Today, visitors are flocking again to the historic town’s main attraction, Chuson-ji temple — founded in 850 by Ennin, head abbot of the Tendai sect of Buddhism. In the early 12th Century, the first Oshu Fujiwara lord, Kiyohira, began construction of a complex with more than 40 halls and pagodas, and over 300 monks’ residences.
Its Konjikido (Golden Hall) is registered as the country’s top national treasure. Completed in 1124, it houses a statue of the Buddha of Infinite Light, amidst walls and eaves decorated with some 30,000 pieces of gold leaf.
Typical of the Heian period, the mausoleum for four generations of Fujiwara lords features Southeast Asian rosewood with mother-of-pearl inlays and African ivory. And the nearby museum contains over 3,000 treasures — including the Chuson-ji sutras, the complete transcriptions of the holy canon of Buddhism on dark blue paper in gold and silver ink.
Ennin founded another temple, Motsuji, in Hiraizumi and Kiyohira’s son Motohira began building a similar complex. But several fires at the end of the 12th Century burned all the buildings. The only original feature remaining today is its Pure Land Garden — depicted through reproductions of the region’s mountains, cliffs, beaches and islands.
AH, AH MATSUSHIMA!
Over in Miyagi prefecture, Matsushima is billed as one of Japan’s three most scenic sites — with more than 260 islands, studded with pine trees, in the bay. The islands acted as a buffer during the tsunami and there was little damage.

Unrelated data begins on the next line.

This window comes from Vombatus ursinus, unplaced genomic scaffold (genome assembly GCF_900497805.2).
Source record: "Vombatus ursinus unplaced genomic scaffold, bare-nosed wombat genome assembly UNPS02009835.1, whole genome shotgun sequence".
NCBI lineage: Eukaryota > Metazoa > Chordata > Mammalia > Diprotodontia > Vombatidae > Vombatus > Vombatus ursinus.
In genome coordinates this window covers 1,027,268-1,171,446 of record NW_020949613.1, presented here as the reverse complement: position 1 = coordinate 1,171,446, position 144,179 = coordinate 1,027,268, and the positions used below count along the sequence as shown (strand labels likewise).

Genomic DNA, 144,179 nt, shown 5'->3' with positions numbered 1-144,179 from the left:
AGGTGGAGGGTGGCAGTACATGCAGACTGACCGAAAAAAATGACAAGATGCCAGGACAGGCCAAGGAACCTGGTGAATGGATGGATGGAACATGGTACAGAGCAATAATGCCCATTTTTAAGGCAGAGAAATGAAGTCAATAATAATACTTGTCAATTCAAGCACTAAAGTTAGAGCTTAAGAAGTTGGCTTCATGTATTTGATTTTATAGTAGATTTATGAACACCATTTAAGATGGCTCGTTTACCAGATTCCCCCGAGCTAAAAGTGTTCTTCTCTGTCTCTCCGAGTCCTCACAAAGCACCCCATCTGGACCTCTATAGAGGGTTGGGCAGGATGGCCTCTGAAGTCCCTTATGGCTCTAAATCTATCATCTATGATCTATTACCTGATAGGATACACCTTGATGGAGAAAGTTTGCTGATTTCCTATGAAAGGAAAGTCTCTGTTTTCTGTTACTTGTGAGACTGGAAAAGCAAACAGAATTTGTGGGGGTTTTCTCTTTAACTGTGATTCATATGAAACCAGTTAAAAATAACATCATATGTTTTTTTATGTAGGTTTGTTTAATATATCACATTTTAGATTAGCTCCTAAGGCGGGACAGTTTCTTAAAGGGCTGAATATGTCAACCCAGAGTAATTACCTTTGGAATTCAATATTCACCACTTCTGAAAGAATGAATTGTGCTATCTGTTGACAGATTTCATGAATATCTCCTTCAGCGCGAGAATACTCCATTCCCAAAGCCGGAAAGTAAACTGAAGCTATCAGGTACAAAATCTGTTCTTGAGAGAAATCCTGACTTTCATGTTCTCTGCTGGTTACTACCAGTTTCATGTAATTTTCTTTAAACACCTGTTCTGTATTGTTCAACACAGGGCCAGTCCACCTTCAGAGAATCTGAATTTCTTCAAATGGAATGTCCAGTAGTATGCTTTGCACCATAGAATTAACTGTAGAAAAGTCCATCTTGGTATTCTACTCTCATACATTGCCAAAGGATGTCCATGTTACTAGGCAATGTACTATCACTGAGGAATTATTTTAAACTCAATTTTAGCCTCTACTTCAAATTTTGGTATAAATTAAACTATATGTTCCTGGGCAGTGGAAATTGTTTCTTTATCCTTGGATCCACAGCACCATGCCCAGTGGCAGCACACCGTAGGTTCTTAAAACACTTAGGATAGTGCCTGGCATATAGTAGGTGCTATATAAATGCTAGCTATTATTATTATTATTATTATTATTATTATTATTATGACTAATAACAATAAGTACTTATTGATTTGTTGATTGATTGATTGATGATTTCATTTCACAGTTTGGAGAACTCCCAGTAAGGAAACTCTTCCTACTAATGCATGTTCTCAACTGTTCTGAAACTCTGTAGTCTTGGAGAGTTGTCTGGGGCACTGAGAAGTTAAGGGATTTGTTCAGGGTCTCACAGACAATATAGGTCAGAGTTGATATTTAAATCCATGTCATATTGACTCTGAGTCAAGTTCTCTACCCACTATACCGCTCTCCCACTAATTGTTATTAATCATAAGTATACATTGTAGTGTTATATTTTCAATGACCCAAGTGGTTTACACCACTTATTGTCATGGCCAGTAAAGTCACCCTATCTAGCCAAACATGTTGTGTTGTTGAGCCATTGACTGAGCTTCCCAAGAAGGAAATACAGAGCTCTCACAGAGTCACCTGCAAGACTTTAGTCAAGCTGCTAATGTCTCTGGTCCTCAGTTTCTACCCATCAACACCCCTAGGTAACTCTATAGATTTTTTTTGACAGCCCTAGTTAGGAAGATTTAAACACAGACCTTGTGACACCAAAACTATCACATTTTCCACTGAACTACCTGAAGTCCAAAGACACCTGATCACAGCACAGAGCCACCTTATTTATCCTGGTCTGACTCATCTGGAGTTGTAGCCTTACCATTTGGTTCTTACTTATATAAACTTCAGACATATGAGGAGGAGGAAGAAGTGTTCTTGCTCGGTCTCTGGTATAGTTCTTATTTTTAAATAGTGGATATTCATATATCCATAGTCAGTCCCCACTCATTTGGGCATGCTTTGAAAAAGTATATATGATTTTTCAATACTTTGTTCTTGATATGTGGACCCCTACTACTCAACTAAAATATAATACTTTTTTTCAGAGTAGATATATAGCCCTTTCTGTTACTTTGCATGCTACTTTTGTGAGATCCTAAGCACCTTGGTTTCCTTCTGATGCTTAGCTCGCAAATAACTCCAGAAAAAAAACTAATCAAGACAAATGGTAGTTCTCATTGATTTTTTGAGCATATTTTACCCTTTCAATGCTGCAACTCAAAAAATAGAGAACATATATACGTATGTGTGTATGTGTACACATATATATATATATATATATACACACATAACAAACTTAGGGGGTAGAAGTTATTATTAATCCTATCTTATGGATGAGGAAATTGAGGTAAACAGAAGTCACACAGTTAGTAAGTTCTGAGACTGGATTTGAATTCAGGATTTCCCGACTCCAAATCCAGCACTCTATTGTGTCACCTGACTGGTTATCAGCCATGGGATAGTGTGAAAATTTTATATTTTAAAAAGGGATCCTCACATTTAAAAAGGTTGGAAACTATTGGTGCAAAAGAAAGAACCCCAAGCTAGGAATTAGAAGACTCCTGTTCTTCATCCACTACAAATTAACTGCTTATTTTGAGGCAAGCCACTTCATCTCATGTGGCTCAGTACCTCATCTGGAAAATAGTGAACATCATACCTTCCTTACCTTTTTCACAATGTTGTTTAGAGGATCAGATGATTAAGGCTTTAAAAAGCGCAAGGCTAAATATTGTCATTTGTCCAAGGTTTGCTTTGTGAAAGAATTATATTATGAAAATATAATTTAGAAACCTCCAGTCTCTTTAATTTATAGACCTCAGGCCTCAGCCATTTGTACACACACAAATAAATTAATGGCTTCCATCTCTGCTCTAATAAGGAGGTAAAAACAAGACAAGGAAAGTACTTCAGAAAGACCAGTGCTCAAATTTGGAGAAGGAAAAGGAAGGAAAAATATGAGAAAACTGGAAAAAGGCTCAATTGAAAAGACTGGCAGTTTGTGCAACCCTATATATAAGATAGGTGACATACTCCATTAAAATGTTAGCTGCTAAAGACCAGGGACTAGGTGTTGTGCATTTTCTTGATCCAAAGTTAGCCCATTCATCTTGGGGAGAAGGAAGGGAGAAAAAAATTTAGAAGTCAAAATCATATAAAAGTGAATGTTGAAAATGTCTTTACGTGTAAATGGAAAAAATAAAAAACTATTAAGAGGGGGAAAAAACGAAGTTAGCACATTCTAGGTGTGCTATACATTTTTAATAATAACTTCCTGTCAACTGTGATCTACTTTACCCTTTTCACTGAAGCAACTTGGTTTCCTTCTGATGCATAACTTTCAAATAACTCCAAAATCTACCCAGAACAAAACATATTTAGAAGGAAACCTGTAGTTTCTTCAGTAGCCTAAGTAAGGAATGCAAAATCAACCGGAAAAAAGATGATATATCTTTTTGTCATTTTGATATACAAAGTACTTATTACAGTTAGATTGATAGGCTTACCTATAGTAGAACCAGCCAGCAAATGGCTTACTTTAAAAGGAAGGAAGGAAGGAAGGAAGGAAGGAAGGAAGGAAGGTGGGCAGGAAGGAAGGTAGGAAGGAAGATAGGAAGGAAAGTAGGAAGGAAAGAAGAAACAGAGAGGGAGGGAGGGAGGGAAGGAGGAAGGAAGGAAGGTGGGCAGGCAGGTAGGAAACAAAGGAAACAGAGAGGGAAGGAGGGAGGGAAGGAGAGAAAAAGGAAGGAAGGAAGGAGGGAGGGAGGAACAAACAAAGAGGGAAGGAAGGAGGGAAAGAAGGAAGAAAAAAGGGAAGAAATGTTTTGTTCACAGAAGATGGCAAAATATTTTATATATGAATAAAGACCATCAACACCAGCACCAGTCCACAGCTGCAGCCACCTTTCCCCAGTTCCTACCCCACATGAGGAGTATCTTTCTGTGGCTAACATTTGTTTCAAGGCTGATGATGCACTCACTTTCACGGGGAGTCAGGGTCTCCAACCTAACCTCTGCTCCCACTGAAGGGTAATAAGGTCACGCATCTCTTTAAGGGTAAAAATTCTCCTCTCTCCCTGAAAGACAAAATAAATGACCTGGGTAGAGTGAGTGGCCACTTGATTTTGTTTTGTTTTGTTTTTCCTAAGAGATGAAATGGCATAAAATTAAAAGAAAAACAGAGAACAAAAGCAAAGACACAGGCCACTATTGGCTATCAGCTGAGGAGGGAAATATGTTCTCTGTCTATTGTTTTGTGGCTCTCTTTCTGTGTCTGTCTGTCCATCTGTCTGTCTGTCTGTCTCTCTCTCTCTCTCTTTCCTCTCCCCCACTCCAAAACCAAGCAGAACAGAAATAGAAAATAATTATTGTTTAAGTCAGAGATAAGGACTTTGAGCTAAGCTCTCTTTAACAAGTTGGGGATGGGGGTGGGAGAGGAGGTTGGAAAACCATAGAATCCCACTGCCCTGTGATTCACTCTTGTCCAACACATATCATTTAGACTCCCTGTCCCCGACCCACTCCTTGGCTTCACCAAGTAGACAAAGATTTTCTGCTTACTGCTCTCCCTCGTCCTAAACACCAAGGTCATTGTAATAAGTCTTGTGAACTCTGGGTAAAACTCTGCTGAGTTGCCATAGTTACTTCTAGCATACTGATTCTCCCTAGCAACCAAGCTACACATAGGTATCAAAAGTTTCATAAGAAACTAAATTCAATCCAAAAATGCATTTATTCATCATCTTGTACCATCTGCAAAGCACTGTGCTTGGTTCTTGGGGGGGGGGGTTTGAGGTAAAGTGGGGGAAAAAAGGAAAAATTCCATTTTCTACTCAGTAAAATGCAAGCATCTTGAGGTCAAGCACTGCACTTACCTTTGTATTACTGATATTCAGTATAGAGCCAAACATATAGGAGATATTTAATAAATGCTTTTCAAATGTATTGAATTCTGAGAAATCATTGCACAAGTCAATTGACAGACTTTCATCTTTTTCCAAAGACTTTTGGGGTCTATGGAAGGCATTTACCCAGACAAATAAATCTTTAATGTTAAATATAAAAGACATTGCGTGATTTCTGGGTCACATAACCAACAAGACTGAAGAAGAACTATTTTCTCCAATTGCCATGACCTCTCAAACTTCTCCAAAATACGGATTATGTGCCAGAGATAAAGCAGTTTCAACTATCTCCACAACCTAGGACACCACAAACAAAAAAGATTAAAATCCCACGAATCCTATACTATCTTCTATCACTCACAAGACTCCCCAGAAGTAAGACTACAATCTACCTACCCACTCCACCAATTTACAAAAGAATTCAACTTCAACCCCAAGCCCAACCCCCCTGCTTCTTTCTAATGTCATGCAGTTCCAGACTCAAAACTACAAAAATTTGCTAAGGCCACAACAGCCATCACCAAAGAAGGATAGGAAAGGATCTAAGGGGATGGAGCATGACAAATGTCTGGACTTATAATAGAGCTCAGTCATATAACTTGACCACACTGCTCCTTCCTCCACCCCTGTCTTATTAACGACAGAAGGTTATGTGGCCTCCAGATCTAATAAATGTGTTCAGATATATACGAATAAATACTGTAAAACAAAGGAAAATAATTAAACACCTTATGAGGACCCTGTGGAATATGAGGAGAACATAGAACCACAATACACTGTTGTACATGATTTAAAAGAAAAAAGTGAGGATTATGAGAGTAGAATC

Matsuo Basho, a famous poet of the Edo era, is said to have written this haiku when struck speechless by the view:
A-ah, Matsuhima, ah!
Tohoku region is famed not only for its scenery but for various delicacies. Matsushima, for example, is known for the flavour of its oysters — which have been exposed to the rough currents off the Sanriku coast, considered one of the world’s three best fishing grounds.
Sendai, in Miyagi prefecture, is recognised for its award-winning sake. One of the best comes from the Urakasumi brewery, founded in 1724.
For an offbeat treat, there is Tohoku’s unique take on the Kit Kit wafer — edamame (soy bean) flavour. Many other regions in Japan have their own special editions such as wasabi, cheesecake, tofu, strawberry, cinnamon cookies, apple and even the seasonal sakura maccha (cherry blossoms with green tea) in spring. And this spring, hope is returning to the region with the tourists.
“I have faith in the future,” declares Yamagiwa, the hula dancer in Iwaki. “We are doing our best in this recovery. I hope many people will come to enjoy our city.”
The writer’s visit was courtesy of Japan’s Ministry of Foreign Affairs.